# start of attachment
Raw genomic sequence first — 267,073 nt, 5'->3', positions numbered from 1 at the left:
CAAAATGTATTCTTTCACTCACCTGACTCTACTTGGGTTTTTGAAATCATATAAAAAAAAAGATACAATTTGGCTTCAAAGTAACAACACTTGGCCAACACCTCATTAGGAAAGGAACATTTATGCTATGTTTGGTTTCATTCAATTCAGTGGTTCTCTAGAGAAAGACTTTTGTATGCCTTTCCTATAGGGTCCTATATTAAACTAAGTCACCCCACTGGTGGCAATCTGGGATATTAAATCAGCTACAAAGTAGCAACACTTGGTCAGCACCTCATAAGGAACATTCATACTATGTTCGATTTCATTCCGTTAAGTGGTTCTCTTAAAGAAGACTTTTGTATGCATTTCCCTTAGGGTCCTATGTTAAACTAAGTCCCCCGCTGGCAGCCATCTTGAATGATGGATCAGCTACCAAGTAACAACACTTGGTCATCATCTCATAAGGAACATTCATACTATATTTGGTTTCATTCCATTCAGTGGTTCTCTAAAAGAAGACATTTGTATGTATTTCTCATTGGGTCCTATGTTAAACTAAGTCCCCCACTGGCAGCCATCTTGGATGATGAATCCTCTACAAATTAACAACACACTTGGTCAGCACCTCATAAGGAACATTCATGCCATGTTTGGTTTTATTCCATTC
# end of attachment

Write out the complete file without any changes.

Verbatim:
Raw genomic sequence first — 267,073 nt, 5'->3', positions numbered from 1 at the left:
CAAAATGTATTCTTTCACTCACCTGACTCTACTTGGGTTTTTGAAATCATATAAAAAAAAAGATACAATTTGGCTTCAAAGTAACAACACTTGGCCAACACCTCATTAGGAAAGGAACATTTATGCTATGTTTGGTTTCATTCAATTCAGTGGTTCTCTAGAGAAAGACTTTTGTATGCCTTTCCTATAGGGTCCTATATTAAACTAAGTCACCCCACTGGTGGCAATCTGGGATATTAAATCAGCTACAAAGTAGCAACACTTGGTCAGCACCTCATAAGGAACATTCATACTATGTTCGATTTCATTCCGTTAAGTGGTTCTCTTAAAGAAGACTTTTGTATGCATTTCCCTTAGGGTCCTATGTTAAACTAAGTCCCCCGCTGGCAGCCATCTTGAATGATGGATCAGCTACCAAGTAACAACACTTGGTCATCATCTCATAAGGAACATTCATACTATATTTGGTTTCATTCCATTCAGTGGTTCTCTAAAAGAAGACATTTGTATGTATTTCTCATTGGGTCCTATGTTAAACTAAGTCCCCCACTGGCAGCCATCTTGGATGATGAATCCTCTACAAATTAACAACACACTTGGTCAGCACCTCATAAGGAACATTCATGCCATGTTTGGTTTTATTCCATTC